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Trolling motors. No, not persistent online keyboard warriors!
Today we’re talking about the electric trolling motor type that can bolt onto your kayak and used to catch more of those lovely fish.
If you’re looking for a little extra paddling help we can help point you in the right direction with our buying guide for finding the best trolling motors for kayaks.
The motor you choose depends on what you’ll be using your kayak for and what type of water you’ll be in. Whether it be freshwater or saltwater kayak fishing.
Head’s up – the best all-round choice for most users is the Minn Kota Endure C2.
Kayak Trolling Motors: Quick PIcks
- Minn Kota Endura C2 30
- Newport Vessels NV-Series 36 lb
- Haswing Cayman B 55lbs 12V
- Watersnake FWDR44-48 Shadow
- Outsunny 12V Transom Mounted 50lb Trolling Motor
We can also help you discover what they are and whether you’ll actually need one (or not.)
Trolling motors are frequently used by kayak anglers. By having a trolling motor installed on your kayak you can move through the water without your paddle disturbing the fish or the local wildlife. And it allows you to free up your hands to do other things, such as catch fish, while still moving along the water.
So if you’re planning on kayak fishing, a trolling motor is a great addition to your kayak.
Trolling motors are generally quiet, allowing you to move gradually through the water, dragging your baited fishing line along smoothly behind you.
Some trolling motors will allow you to use foot pedals. These are usually bow mounted trolling motors, and sometimes they can take a bit of getting used to, particularly where balance is concerned. But they can be well worth it in the end.
Some fishermen may prefer bow trolling motors with foot pedals, as it allows them to completely free up their hands, giving them more room to fish. However, bow mounted electric motors often tend to be more expensive than transom mounted ones.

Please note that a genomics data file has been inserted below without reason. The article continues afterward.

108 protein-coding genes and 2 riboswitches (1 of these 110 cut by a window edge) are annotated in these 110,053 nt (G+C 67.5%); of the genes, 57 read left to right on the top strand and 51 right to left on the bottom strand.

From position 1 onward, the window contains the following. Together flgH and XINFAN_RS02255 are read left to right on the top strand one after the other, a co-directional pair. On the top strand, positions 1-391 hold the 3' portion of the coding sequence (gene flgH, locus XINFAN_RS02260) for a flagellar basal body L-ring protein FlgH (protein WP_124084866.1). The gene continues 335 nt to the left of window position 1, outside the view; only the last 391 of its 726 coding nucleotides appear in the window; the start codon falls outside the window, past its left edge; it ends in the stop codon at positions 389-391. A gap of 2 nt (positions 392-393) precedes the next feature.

Is Your Kayak “Trolling Motor Compatible”?
Before you go out and buy the best kayak trolling motor, you need to make sure your kayak is ready to have a motor installed. You also need to make sure that whatever motor you buy will be suitable for your kayak.
The weight and length of your boat will play an important role in the amount of thrust you’ll need from your motor. More on that later.
Most transom trolling motors with a 12 volt battery will be suitable for use with a kayak. Most trolling motors with higher voltage batteries tend to be used on larger or heavier boats.
Keep in mind that once you’ve installed a trolling motor to your kayak, it will then be classed as a motor vessel and will often require to be registered with your local authorities and may be subject to taxation. You may also require different licenses.
Video: Installing A Trolling Motor
Trolling motors come in a variety of styles and sizes to suit the type of boat or kayak you have. The best kayak trolling motor will also have different features tailored to particular uses.
Saltwater Or Freshwater Motor?
First of all, there are motors specifically designed for use in the sea and ones designed for freshwater.
There are some trolling motors that are designed to be used both in the sea and in freshwater fishing conditions. These can be a good option if you’re looking for versatility and want to keep costs low with just one package. Most trolling motors from popular brands, like Minn Kota, will often have different models for different conditions.
The main difference between a saltwater and a freshwater motor is that on a salt water motor there is an anode at the bottom that is better covered than on one made for freshwater. This offers corrosion resistance in saltwater.
Some trolling motors have more blades on their propellers than others, making them sturdier and more able to navigate through seaweed or grass.
Some also have better thrust than others, meaning you’ll travel faster through the water, with more power.
Speed Settings, Battery & Ease Of Use
Size Of Motor (Power)